Modern day diodes can also be used. They should be germanium diodes as these have a might lower turn on voltage than silicon ones. It can be seen they have a very similar response to that of the galena cat's whisker diodes.

Typical response curve for a germanium diode
Typical response curve for a modern germanium diode

Normal silicon diodes will not perform well as they have a very much higher turn on voltage which is also much sharer, so very little rectifying action takes place below their turn on voltage of around 0.6 volts.

Using a cat's whisker detector

In general the cat's whisker crystal detectors were reasonably reliable by the standards of the day. Those used in the early 1900s proved less reliable than the later ones. This was mainly as a result of the way they were used. They were used alongside powerful spark transmitters. It was found that the transmitter caused high voltages and current levels to be generated in the diode detector and it required repositioning once the spark transmitter had ceased operating and the receiver was required.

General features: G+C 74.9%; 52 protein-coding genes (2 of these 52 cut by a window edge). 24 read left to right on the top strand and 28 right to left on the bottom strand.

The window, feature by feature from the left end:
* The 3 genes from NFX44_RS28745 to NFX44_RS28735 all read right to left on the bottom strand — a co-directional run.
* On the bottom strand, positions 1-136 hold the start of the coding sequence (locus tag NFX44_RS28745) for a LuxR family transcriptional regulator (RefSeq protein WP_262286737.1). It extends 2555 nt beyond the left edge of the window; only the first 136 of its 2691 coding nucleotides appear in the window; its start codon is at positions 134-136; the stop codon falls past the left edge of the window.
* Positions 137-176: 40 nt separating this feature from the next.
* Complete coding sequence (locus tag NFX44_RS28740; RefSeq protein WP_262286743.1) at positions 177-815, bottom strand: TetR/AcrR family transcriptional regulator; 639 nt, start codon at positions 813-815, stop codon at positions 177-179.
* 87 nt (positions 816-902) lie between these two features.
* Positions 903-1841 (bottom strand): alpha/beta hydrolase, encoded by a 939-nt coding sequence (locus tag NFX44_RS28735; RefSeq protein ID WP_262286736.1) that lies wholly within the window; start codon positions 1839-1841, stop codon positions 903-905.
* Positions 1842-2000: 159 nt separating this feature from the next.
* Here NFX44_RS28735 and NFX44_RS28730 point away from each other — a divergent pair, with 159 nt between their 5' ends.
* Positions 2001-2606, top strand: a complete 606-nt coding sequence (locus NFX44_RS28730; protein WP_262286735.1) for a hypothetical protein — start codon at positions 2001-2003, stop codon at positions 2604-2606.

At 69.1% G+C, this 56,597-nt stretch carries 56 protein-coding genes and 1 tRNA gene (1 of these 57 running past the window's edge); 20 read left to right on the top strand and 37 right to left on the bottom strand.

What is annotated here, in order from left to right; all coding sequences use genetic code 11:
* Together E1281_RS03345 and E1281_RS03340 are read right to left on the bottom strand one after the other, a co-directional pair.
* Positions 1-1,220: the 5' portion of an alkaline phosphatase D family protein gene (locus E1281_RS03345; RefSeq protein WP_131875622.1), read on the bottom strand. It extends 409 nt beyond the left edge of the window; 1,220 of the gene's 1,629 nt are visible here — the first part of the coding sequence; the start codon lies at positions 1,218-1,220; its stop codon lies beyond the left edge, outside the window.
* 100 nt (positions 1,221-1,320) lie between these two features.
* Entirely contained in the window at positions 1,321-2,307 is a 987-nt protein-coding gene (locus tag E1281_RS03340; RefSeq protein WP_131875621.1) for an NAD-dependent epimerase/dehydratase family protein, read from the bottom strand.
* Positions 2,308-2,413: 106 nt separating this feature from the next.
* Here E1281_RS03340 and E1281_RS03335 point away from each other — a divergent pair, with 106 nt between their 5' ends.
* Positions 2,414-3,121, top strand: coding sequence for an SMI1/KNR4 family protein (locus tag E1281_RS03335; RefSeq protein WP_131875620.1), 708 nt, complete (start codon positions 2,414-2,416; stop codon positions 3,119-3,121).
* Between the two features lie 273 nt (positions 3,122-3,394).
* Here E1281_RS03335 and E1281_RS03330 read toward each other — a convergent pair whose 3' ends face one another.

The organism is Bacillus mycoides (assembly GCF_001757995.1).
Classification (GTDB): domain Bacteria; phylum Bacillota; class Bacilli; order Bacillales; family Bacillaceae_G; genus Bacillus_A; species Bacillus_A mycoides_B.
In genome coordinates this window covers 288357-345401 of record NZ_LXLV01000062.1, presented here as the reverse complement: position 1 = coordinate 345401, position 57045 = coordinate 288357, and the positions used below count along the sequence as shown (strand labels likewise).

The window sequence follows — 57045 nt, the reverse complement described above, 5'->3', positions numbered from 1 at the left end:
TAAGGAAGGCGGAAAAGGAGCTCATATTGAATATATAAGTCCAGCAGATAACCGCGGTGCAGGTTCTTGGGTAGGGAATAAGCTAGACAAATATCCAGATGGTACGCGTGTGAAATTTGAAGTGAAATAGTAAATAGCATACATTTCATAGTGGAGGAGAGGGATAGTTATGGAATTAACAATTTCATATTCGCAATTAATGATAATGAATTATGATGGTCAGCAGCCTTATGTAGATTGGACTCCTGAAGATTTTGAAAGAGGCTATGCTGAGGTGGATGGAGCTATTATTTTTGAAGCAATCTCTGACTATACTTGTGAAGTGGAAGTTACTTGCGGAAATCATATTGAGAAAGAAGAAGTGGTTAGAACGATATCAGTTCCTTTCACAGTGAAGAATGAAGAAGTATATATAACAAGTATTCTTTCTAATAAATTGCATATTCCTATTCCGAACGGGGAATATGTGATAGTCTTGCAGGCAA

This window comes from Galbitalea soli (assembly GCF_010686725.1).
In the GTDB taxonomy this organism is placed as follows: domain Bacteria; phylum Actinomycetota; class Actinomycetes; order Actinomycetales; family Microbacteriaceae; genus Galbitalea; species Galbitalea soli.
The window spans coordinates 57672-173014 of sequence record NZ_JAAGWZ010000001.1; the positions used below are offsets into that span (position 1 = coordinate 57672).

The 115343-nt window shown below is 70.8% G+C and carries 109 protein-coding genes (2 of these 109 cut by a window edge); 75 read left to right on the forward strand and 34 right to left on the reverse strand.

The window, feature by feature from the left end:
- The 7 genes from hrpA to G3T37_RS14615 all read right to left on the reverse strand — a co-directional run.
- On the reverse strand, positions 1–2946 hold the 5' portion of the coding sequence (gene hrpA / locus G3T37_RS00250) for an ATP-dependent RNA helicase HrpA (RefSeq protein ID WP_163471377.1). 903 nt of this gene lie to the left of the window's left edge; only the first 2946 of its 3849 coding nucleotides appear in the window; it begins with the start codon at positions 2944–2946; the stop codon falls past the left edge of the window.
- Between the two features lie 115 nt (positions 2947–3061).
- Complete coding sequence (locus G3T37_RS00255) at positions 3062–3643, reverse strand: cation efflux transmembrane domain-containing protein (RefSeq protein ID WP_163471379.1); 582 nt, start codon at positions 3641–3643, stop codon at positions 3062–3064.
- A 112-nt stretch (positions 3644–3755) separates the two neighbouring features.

Image of a typical Cat's Whisker crystal detector used on a home built receiver showing how the crystals themselves were mounted in these antique radios | www.electronics-radio.com
Typical crystal detector on a home built radio

This effect was found to be less pronounced with carborundum detectors that used a steel spring with a higher tension on it that exerted a greater force on the crystal.

In normal domestic use, the cat's whisker crystal detector operated reliably and the wire only needed repositioning relatively infrequently.

Usage of the cat's whisker detector